Local Republican insiders speculated other possible motives to LEO for Denton’s move, ranging from dissatisfaction with the Senate after her failed challenge against David Williams for his Senate president position, to the increase in salary and pension benefits she’ll receive with the move.

Asked what her difference in salary would be, Denton said that senators with her stature make anywhere from high $30,000s to high $40,000s — similar to the roughly $44,000 salary for Metro Council members — saying “that’s pretty much a wash.”

Legislative Research Commission records show that Denton received $15,609, $22,168 and $14,187 for her state senator duties in 2011, 2012 and 2013, respectively.

On Tuesday, Rep. Julie Raque Adams announced her intention to run for Denton’s vacant seat, for which she’ll be the strong frontrunner. Though former councilman and almost-mayor Hal Heiner lives in the same district, all indications are that Heiner is firmly focused on a bigger prize: the 2015 GOP nomination for governor.


Metro Council president Jim King announced at the Louisville Arena Authority board meeting on Monday that he would propose a Council ordinance this week to decrease the size of the Yum! Center TIF district from six square miles to two. Sales tax increases from the district are supposed to fund most of the debt payments from the construction of the downtown arena, but they have woefully underperformed so far.

King says a study commissioned by the state shows that lagging revenue from the 2-6-mile radius is dragging down total returns, with the new boundaries expected to increase TIF revenue by approximately $1 million.

However, the TIF district will need much more than that additional amount to meet projected TIF revenue. King hopes the yearly TIF revenue figures released this month will be $5 million, just over half the original 2008 projection for the year. The projection of more than $20 million in TIF revenue for 2018 shows that this figure would have to quadruple in just five years.

All of which brings to mind this quote from Arena Authority mastermind Jim Host to LEO’s Sarah Kelley in 2008 when she questioned the TIF district’s abnormally large size: “All we did was take the existing legislation and use it to the maximum. Why wouldn’t we?”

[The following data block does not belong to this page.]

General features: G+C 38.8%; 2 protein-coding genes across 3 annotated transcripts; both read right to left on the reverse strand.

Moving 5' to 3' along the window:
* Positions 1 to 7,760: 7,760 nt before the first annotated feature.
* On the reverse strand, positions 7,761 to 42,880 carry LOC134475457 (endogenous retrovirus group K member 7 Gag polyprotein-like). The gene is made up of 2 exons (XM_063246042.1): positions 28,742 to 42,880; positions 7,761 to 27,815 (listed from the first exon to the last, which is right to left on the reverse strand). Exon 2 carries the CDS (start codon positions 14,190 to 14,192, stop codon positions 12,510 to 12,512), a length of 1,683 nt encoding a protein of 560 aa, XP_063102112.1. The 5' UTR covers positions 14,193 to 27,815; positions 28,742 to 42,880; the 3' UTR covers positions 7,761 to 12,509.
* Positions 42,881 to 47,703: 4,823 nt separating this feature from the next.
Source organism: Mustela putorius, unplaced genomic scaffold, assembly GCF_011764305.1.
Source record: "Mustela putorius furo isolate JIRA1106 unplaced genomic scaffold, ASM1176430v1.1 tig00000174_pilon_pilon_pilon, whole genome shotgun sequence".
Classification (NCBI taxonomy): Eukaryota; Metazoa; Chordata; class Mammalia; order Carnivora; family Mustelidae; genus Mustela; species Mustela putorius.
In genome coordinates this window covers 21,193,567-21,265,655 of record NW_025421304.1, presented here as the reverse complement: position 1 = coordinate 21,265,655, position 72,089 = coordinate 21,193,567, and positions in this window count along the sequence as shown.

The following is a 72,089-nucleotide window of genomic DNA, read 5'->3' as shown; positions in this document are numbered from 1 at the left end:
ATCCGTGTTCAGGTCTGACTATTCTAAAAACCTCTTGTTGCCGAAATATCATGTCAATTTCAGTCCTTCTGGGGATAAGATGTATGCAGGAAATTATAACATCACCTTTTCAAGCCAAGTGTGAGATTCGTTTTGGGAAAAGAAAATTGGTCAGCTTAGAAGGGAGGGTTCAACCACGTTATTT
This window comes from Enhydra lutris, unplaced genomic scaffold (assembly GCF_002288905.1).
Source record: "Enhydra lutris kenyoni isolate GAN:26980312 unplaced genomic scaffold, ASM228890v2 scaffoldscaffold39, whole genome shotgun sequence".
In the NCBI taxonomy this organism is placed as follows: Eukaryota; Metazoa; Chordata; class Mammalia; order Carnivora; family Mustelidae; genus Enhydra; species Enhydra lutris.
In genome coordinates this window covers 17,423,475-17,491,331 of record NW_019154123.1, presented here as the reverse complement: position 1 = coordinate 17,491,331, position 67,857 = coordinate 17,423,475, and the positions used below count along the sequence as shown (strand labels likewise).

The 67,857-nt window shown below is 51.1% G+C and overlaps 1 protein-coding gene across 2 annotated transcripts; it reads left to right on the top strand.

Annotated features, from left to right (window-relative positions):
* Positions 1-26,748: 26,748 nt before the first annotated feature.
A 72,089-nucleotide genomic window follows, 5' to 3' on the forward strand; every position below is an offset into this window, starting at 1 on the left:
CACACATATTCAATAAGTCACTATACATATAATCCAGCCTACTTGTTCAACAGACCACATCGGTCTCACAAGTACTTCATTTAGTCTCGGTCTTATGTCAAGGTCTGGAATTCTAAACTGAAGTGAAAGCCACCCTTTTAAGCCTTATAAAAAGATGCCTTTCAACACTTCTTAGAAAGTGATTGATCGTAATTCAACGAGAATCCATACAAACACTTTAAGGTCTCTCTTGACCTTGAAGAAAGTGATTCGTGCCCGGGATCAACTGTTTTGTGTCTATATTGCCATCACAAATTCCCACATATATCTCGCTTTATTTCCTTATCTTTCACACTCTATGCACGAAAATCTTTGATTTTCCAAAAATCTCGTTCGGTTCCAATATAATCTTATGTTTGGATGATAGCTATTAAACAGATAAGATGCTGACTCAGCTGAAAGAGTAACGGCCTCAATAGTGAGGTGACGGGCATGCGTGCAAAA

It turns out he was wrong about a host of things.


Sen. Mitch McConnell visited Northern Kentucky University last Friday to deliver a lecture on the career of the man he helped force into retirement in 2009: former U.S. Sen. Jim Bunning.

Many expected Bunning — who first told LEO last month that he is undecided on who he’ll support in McConnell’s GOP Senate primary next year — to forgive, forget and endorse McConnell at the gathering when the lecture was first announced. Before McConnell spoke, former Bunning staffer Rick Robinson told LEO that if this happened, “Hell would freeze over.”

McConnell gave effusive praise to Bunning’s willingness to stand by his principles, repeatedly noting that Bunning’s trademark was “standing alone” against angry opponents, whether on the mound as pitcher or as a senator — adding his penchant for “throwing chin music.” McConnell said that Bunning “inspired loyalty” among his colleagues and was “a Hall of Famer in life,” as well as baseball.

After the speech, Bunning sarcastically muttered, “Kind of flowery, wasn’t it?” while passing reporters. He later declined to take questions, saying, “I don’t have to talk to the press anymore. It’s so nice, you can’t believe it.”

There was no endorsement, hell didn’t freeze over, and Bunning continues to stand alone.